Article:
Fierce Reads Presents A Spotlight On Debuts: Murder, Secrets, and Love

Mark your calendars for Mon. April 15, 6-7 PM (EST) on Zoom.

Join us for a thrilling evening as Fierce Reads Presents A Spotlight On Debuts: Murder, Secrets, and Love, featuring exciting new authors discussing their gripping novels.

Join us at this virtual event for a chance to win a Fierce Reads prize pack, including a $10 River Bend gift certificate and exclusive Fierce Reads swag!* Register now to secure your spot and pre-order the featured titles from River Bend Bookshop.

Moderated by Racquel Marie, author of This Is Me Trying, hear from these brand new debut authors:

Something Kindred by Ciera Burch

Dear Wendy by Ann Zhao

The One That Got Away with Murder by Trish Lundy

I Wish You Would by Eva Des Lauriers

Pre-order the titles from the authors in the panel at River Bend Bookshop our independent, locally owned bookstore:

Something Kindred by Ciera Burch, order link.

Dear Wendy by Ann Zhao, order link.

The One That Got Away with Murder by Trish Lundy, order link

I Wish You Would by Eva Des Lauriers, order link.

Moderated by: Racquel Marie (author of This Is Me Trying), order link

*Shipping address must be in Continental U.S.


This event is co-sponsored by Fierce Reads and the Avon Free Public Library.

Kantika: Author Visit with Elizabeth Graver, Recipient of the Edward Lewis Wallant Award (in-person)

Join us for an evening with author Elizabeth Graver, who is receiving the Edward Lewis Wallant Award, presented by the University of Hartford’s Maurice Greenberg Center for Judaic Studies, for her novel Kantika. 

The Edward Lewis Wallant Award is one of the oldest and most prestigious Jewish literary awards in the United States. The annual award recognizes a Jewish writer, preferably unrecognized, whose published work of fiction is deemed to have significance for American Jews. Learn more here

Kantika is Graver’s fifth novel and was inspired by her grandmother Rebecca, who was born into a Sephardic Jewish family in Istanbul and whose shape-shifting life journey took her to Spain, Cuba, and New York. Kantika was named a Best Historical Fiction Book and Notable Book of 2023 by The New York Times and a Best Book of the Year by NPR, Lilith, and Libby. German and Turkish editions are forthcoming.

Graver’s fourth novel, The End of the Point, was long-listed for the 2013 National Book Award in Fiction and selected as a New York Times Notable Book of the Year. Her other novels are Awake, The Honey Thief, and Unravelling. Her story collection, Have You Seen Me?, won the 1991 Drue Heinz Literature Prize. Her work has been anthologized in Best American Short Stories, Prize Stories: The O. Henry Awards, and Best American Essays. She teaches at Boston College.

This event will be held in the Harry Jack Gray Center on the University of Hartford campus.

Co-sponsored by the Avon Free Public Library and Maurice Greenberg Center.

Register directly with the Greenberg Center at, or by using this link:

If you would prefer to attend virtually, register here:

(In-Person) Are You Recycling Right?

Please join the Avon Free Public Library and find out which items should be placed into your recycling bin (What’s IN) and which items belong elsewhere (What’s OUT)! Guest speaker Emma MacDonald from the CT Department of Energy and Environmental Protection (DEEP) will provide an overview of acceptable materials in CT’s mixed recycling program. They will answer questions about recycling and trash. Please come learn with us.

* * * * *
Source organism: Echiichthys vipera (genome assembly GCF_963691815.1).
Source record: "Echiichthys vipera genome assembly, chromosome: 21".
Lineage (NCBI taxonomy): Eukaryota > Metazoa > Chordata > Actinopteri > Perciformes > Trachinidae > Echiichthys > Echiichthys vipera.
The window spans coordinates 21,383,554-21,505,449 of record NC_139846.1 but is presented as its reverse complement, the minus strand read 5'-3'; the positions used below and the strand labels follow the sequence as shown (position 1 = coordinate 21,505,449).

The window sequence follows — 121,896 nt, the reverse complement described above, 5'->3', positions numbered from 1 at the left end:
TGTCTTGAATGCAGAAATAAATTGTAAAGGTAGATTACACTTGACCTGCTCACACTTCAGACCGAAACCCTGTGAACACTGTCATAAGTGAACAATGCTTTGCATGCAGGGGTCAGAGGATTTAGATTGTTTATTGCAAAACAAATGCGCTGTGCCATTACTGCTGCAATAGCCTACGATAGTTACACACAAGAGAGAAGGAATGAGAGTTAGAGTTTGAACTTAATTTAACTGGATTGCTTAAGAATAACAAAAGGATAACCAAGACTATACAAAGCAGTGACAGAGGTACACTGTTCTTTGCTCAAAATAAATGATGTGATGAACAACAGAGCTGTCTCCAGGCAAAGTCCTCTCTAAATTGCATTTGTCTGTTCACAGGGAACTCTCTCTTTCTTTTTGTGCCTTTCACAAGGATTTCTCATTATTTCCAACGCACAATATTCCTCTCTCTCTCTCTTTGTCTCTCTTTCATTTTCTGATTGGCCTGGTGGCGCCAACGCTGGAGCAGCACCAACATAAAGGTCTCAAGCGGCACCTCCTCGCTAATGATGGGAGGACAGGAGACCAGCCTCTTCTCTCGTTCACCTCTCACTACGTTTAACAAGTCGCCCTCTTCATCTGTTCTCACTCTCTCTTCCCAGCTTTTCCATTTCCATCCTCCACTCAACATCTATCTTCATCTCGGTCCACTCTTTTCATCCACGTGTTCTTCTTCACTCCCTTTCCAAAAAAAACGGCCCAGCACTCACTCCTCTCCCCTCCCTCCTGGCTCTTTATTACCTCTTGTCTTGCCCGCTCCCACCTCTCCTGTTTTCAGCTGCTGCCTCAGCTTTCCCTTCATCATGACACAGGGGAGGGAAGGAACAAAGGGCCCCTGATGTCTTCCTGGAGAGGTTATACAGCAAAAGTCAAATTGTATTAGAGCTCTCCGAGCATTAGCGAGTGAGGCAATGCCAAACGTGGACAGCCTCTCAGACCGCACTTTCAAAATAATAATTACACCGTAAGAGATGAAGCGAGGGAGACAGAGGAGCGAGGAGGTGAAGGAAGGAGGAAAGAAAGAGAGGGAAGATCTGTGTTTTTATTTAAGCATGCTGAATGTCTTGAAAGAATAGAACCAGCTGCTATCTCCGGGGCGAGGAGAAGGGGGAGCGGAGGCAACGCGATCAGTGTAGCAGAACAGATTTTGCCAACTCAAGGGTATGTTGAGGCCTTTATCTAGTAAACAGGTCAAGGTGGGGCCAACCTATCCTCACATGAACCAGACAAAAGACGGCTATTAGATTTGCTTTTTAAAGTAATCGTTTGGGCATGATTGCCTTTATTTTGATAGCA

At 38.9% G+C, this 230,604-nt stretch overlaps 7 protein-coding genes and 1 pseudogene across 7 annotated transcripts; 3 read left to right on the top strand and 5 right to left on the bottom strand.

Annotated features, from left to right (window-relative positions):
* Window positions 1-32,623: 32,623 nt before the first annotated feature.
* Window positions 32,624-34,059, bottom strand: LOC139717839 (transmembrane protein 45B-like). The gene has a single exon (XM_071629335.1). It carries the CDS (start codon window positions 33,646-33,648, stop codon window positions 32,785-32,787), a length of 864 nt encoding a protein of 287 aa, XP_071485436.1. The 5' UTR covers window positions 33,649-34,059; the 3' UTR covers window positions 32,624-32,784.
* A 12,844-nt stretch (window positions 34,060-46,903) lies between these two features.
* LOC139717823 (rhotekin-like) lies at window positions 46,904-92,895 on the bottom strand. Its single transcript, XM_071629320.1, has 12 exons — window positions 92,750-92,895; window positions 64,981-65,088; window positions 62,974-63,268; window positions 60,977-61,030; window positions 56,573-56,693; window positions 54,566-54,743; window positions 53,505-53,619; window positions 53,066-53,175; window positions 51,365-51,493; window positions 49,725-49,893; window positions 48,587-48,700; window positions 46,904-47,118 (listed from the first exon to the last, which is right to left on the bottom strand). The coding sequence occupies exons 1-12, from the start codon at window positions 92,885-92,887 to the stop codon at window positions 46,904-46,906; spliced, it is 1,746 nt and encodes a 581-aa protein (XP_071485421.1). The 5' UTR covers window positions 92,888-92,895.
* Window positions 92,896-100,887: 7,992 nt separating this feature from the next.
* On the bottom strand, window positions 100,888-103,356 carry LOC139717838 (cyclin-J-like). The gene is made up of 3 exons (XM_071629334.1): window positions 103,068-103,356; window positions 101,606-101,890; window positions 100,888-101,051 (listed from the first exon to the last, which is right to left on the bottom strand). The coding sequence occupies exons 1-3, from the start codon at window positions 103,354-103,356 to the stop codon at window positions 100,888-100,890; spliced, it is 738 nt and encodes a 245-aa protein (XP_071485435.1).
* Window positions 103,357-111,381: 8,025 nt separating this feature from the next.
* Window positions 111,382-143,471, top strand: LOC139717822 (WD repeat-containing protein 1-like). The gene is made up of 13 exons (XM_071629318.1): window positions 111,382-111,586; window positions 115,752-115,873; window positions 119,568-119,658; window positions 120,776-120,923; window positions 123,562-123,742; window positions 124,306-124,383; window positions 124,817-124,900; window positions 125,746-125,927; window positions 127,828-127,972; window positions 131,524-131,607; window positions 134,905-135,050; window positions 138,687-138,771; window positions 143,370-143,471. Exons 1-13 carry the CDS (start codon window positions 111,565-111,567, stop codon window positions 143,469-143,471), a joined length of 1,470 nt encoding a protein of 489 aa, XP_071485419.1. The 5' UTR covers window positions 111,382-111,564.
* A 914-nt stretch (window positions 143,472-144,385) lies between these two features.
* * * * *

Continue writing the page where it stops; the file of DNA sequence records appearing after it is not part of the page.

Registration is required for this in-person event.

You’ll Do: A History of Marrying for Reasons Other Than Love/Virtual Event with Marcia Zug

Join us for a moderated conversation with Marcia Zug, to discuss her illuminating and thought-provoking examination of the uniquely American institution of marriage, from the Colonial era through the #MeToo age, You’ll Do: A History of Marrying for Reasons Other Than Love.

Americans hold marriage in such high esteem that we push people toward it, reward them for taking part in it, and fetishize its benefits to the point that we routinely ignore or excuse bad behavior and societal ills in the name of protecting and promoting it.

In eras of slavery and segregation, Blacks sometimes gained white legal status through marriage. Laws have been designed to encourage people to marry so that certain societal benefits could be achieved: the population would increase, women would have financial security, children would be cared for, and immigrants would have familial connections.

As late as the Great Depression, poor young women were encouraged to marry aged Civil War veterans for lifetime pensions. The widely overlooked problem with this tradition is that individuals and society have relied on marriage to address or dismiss a range of injustices and inequities, from gender- and race-based discrimination, sexual violence, and predation to unequal financial treatment.

One of the most persuasive arguments against women’s right to vote was that marrying and influencing their husband’s choices was just as meaningful, if not better. Through revealing storytelling, Zug builds a compelling case that when marriage is touted as “the solution” to such problems, it absolves the government, and society, of the responsibility for directly addressing them.

Marcia Zug is a family law professor at the University of South Carolina School of Law. She is a graduate of Dartmouth College and The Yale Law School. Her previous book, Buying A Bride, explored the history of mail order marriage in the United States. She lives in Columbia, SC with her husband and two daughters.

Please register; Zoom links will be sent out before the event.

National Library Week 2024

Join our celebration of National Library Week, 4/6/24- 4/13/24